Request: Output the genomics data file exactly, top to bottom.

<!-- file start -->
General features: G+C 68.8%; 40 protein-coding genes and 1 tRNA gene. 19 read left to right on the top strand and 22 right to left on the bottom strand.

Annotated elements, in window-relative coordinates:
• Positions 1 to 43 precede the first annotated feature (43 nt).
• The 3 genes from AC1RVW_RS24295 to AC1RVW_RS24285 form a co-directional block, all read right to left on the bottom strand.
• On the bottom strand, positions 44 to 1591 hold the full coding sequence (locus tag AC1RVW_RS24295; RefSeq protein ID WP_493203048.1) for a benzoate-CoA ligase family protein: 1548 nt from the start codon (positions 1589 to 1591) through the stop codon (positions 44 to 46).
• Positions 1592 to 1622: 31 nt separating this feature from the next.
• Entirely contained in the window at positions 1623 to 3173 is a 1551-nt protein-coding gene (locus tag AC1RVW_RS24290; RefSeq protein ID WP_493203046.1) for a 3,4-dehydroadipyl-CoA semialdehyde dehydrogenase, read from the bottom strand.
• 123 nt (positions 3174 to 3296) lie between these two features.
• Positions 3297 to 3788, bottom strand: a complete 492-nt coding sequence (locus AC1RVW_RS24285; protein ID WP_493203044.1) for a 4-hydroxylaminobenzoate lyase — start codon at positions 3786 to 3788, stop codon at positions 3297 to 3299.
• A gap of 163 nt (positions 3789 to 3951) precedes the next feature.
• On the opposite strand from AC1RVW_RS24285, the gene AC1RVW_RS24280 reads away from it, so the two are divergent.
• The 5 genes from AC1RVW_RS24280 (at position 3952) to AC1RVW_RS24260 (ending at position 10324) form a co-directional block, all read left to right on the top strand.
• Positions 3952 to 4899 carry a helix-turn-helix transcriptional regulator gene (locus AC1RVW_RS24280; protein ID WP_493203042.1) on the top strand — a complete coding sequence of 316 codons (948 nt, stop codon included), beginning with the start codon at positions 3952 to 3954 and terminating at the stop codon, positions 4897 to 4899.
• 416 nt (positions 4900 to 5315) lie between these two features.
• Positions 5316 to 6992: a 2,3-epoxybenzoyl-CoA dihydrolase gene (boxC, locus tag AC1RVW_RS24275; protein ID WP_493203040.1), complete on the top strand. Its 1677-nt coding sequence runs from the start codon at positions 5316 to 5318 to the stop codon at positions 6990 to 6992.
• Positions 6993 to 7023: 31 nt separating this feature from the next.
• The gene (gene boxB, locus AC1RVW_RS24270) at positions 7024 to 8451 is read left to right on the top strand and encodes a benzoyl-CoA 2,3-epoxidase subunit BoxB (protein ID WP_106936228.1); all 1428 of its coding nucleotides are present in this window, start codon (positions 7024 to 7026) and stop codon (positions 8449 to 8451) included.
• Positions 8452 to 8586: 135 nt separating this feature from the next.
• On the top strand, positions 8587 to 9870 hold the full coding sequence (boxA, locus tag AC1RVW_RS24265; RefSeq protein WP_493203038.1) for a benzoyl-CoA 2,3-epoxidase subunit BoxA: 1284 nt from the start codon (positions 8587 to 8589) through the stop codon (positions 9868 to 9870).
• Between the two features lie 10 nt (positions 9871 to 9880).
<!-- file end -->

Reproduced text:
General features: G+C 68.8%; 40 protein-coding genes and 1 tRNA gene. 19 read left to right on the top strand and 22 right to left on the bottom strand.

Annotated elements, in window-relative coordinates:
• Positions 1 to 43 precede the first annotated feature (43 nt).
• The 3 genes from AC1RVW_RS24295 to AC1RVW_RS24285 form a co-directional block, all read right to left on the bottom strand.
• On the bottom strand, positions 44 to 1591 hold the full coding sequence (locus tag AC1RVW_RS24295; RefSeq protein ID WP_493203048.1) for a benzoate-CoA ligase family protein: 1548 nt from the start codon (positions 1589 to 1591) through the stop codon (positions 44 to 46).
• Positions 1592 to 1622: 31 nt separating this feature from the next.
• Entirely contained in the window at positions 1623 to 3173 is a 1551-nt protein-coding gene (locus tag AC1RVW_RS24290; RefSeq protein ID WP_493203046.1) for a 3,4-dehydroadipyl-CoA semialdehyde dehydrogenase, read from the bottom strand.
• 123 nt (positions 3174 to 3296) lie between these two features.
• Positions 3297 to 3788, bottom strand: a complete 492-nt coding sequence (locus AC1RVW_RS24285; protein ID WP_493203044.1) for a 4-hydroxylaminobenzoate lyase — start codon at positions 3786 to 3788, stop codon at positions 3297 to 3299.
• A gap of 163 nt (positions 3789 to 3951) precedes the next feature.
• On the opposite strand from AC1RVW_RS24285, the gene AC1RVW_RS24280 reads away from it, so the two are divergent.
• The 5 genes from AC1RVW_RS24280 (at position 3952) to AC1RVW_RS24260 (ending at position 10324) form a co-directional block, all read left to right on the top strand.
• Positions 3952 to 4899 carry a helix-turn-helix transcriptional regulator gene (locus AC1RVW_RS24280; protein ID WP_493203042.1) on the top strand — a complete coding sequence of 316 codons (948 nt, stop codon included), beginning with the start codon at positions 3952 to 3954 and terminating at the stop codon, positions 4897 to 4899.
• 416 nt (positions 4900 to 5315) lie between these two features.
• Positions 5316 to 6992: a 2,3-epoxybenzoyl-CoA dihydrolase gene (boxC, locus tag AC1RVW_RS24275; protein ID WP_493203040.1), complete on the top strand. Its 1677-nt coding sequence runs from the start codon at positions 5316 to 5318 to the stop codon at positions 6990 to 6992.
• Positions 6993 to 7023: 31 nt separating this feature from the next.
• The gene (gene boxB, locus AC1RVW_RS24270) at positions 7024 to 8451 is read left to right on the top strand and encodes a benzoyl-CoA 2,3-epoxidase subunit BoxB (protein ID WP_106936228.1); all 1428 of its coding nucleotides are present in this window, start codon (positions 7024 to 7026) and stop codon (positions 8449 to 8451) included.
• Positions 8452 to 8586: 135 nt separating this feature from the next.
• On the top strand, positions 8587 to 9870 hold the full coding sequence (boxA, locus tag AC1RVW_RS24265; RefSeq protein WP_493203038.1) for a benzoyl-CoA 2,3-epoxidase subunit BoxA: 1284 nt from the start codon (positions 8587 to 8589) through the stop codon (positions 9868 to 9870).
• Between the two features lie 10 nt (positions 9871 to 9880).